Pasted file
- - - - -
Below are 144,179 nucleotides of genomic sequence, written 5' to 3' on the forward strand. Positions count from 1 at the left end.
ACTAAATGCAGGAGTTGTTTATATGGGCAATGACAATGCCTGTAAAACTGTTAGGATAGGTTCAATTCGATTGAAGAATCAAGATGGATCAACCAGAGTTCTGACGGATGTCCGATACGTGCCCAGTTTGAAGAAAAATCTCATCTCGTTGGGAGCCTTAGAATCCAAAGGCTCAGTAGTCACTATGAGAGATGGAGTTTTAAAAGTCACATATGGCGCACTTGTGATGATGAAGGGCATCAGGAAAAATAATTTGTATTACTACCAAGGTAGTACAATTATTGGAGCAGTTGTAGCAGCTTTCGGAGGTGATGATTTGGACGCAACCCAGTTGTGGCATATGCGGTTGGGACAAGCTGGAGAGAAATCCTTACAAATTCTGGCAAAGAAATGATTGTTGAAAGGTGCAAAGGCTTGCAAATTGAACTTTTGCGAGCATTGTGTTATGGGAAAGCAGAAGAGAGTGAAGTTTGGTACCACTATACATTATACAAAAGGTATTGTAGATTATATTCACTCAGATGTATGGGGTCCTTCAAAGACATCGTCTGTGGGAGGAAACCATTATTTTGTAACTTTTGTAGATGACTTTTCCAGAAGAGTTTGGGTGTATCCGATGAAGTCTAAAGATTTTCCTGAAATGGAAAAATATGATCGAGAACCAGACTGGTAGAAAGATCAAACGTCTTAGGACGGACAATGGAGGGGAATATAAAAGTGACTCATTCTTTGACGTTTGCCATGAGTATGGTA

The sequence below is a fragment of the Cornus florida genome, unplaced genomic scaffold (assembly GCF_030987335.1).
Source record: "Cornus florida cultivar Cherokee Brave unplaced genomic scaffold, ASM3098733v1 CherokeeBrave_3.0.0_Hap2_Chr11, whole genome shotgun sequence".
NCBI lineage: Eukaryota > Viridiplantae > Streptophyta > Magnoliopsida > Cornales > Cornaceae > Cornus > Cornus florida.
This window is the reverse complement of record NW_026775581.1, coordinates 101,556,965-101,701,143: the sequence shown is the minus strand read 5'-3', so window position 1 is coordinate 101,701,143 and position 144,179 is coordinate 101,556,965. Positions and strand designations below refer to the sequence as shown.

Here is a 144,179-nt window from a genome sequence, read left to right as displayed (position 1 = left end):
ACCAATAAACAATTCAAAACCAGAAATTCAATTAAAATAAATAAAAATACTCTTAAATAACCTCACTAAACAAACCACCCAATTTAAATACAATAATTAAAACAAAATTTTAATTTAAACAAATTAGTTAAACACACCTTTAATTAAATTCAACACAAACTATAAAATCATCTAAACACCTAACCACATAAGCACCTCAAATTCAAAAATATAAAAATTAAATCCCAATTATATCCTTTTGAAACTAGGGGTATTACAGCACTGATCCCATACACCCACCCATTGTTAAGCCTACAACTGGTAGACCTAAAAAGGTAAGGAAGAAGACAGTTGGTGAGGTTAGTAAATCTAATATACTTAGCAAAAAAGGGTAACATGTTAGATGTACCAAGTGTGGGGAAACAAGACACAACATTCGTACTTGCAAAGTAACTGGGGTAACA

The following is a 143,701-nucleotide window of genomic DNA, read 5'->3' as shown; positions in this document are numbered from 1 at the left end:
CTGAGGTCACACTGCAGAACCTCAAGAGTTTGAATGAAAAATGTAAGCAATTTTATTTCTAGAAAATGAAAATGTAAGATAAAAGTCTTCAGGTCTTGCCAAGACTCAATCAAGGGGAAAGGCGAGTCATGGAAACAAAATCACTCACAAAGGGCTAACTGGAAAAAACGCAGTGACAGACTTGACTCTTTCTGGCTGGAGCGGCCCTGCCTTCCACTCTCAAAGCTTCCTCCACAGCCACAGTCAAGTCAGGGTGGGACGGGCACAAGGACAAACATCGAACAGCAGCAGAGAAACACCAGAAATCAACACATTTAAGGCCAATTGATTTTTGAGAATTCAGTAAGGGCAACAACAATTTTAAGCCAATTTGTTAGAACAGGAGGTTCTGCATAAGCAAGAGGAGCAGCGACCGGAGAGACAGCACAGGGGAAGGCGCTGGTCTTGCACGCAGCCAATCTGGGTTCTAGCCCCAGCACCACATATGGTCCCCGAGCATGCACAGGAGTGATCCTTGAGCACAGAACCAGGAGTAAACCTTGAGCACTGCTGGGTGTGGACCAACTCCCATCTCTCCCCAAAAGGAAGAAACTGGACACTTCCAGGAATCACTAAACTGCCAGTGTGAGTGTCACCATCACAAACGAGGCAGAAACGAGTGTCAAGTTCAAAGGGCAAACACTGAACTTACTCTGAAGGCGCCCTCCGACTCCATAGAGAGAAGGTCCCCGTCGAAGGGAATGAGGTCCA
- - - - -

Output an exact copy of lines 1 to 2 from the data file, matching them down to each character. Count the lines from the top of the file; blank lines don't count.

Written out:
Below are 144,179 nucleotides of genomic sequence, written 5' to 3' on the forward strand. Positions count from 1 at the left end.
ACTAAATGCAGGAGTTGTTTATATGGGCAATGACAATGCCTGTAAAACTGTTAGGATAGGTTCAATTCGATTGAAGAATCAAGATGGATCAACCAGAGTTCTGACGGATGTCCGATACGTGCCCAGTTTGAAGAAAAATCTCATCTCGTTGGGAGCCTTAGAATCCAAAGGCTCAGTAGTCACTATGAGAGATGGAGTTTTAAAAGTCACATATGGCGCACTTGTGATGATGAAGGGCATCAGGAAAAATAATTTGTATTACTACCAAGGTAGTACAATTATTGGAGCAGTTGTAGCAGCTTTCGGAGGTGATGATTTGGACGCAACCCAGTTGTGGCATATGCGGTTGGGACAAGCTGGAGAGAAATCCTTACAAATTCTGGCAAAGAAATGATTGTTGAAAGGTGCAAAGGCTTGCAAATTGAACTTTTGCGAGCATTGTGTTATGGGAAAGCAGAAGAGAGTGAAGTTTGGTACCACTATACATTATACAAAAGGTATTGTAGATTATATTCACTCAGATGTATGGGGTCCTTCAAAGACATCGTCTGTGGGAGGAAACCATTATTTTGTAACTTTTGTAGATGACTTTTCCAGAAGAGTTTGGGTGTATCCGATGAAGTCTAAAGATTTTCCTGAAATGGAAAAATATGATCGAGAACCAGACTGGTAGAAAGATCAAACGTCTTAGGACGGACAATGGAGGGGAATATAAAAGTGACTCATTCTTTGACGTTTGCCATGAGTATGGTA